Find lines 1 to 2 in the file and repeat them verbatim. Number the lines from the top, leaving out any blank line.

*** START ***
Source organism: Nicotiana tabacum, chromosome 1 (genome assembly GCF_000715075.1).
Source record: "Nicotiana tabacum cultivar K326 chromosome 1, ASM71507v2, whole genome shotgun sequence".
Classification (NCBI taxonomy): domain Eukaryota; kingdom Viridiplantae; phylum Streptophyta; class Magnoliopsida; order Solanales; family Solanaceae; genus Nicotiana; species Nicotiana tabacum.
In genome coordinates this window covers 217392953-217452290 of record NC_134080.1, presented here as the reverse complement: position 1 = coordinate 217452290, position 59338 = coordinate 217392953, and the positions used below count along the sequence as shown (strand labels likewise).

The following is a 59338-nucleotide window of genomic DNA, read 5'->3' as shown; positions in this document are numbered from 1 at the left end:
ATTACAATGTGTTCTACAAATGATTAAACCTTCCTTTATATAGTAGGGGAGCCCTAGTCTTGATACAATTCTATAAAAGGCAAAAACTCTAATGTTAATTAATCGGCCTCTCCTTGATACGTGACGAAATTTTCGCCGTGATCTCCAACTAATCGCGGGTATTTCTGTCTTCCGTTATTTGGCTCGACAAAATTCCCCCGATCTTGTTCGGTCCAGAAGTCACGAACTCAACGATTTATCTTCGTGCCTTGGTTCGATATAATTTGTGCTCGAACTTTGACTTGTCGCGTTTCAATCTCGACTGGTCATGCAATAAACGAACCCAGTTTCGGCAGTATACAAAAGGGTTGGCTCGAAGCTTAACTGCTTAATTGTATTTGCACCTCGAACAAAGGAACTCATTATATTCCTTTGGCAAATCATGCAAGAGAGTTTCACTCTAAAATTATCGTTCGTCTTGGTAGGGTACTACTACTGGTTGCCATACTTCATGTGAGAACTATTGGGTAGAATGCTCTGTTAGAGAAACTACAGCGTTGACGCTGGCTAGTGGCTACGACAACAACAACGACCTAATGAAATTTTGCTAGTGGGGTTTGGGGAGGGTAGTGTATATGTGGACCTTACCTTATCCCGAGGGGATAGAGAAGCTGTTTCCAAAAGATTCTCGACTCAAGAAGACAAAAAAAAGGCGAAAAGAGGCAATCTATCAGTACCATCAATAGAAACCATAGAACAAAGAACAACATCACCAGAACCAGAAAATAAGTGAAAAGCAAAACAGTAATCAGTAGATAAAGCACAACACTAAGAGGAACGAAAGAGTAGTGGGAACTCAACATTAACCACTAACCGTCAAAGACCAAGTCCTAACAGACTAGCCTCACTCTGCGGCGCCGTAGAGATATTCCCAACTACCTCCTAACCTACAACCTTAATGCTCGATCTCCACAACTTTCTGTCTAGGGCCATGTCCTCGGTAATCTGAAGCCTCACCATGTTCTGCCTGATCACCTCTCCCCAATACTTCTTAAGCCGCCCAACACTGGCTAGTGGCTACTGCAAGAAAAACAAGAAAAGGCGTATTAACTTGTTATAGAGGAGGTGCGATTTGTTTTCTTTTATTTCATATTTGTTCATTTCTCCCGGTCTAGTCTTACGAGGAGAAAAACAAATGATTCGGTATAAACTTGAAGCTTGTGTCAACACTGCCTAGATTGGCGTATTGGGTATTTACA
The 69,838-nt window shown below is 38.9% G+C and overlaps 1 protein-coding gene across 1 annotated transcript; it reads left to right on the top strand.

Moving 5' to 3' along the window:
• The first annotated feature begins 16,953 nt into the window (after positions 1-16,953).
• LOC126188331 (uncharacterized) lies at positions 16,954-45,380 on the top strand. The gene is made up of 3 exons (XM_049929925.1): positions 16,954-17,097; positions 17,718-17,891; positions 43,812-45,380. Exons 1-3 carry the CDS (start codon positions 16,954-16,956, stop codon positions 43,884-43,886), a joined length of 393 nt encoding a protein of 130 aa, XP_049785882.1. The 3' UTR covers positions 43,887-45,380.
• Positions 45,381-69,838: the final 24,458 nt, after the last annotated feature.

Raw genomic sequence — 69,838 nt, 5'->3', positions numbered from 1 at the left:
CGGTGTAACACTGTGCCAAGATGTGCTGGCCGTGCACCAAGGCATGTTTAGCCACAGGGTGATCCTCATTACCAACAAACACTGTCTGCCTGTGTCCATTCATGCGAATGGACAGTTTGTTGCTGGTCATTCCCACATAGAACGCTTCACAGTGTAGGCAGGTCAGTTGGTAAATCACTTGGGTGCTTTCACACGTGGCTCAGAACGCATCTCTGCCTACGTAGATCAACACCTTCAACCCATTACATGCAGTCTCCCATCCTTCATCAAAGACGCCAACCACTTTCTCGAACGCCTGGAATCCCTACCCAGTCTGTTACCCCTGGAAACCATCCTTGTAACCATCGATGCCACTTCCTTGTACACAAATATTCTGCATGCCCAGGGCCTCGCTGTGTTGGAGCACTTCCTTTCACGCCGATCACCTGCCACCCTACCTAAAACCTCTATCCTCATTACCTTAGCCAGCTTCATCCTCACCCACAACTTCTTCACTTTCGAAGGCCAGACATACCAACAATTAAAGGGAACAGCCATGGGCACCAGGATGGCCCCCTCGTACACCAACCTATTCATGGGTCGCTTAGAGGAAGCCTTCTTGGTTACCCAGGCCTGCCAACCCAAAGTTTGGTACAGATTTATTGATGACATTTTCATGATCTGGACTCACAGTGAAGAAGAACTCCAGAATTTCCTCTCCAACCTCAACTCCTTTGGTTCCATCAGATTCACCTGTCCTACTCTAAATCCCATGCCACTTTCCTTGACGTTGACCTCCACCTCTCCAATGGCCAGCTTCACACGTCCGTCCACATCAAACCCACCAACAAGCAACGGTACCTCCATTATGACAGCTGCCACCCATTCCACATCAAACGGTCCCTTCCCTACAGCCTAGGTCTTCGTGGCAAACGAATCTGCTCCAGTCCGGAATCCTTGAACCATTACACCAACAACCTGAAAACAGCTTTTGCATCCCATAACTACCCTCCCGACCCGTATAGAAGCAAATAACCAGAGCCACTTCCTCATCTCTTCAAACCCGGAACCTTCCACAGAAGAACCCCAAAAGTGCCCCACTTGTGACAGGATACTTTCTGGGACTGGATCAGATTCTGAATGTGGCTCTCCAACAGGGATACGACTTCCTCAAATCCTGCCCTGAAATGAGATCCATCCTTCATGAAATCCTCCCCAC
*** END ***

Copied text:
Source organism: Nicotiana tabacum, chromosome 1 (genome assembly GCF_000715075.1).
Source record: "Nicotiana tabacum cultivar K326 chromosome 1, ASM71507v2, whole genome shotgun sequence".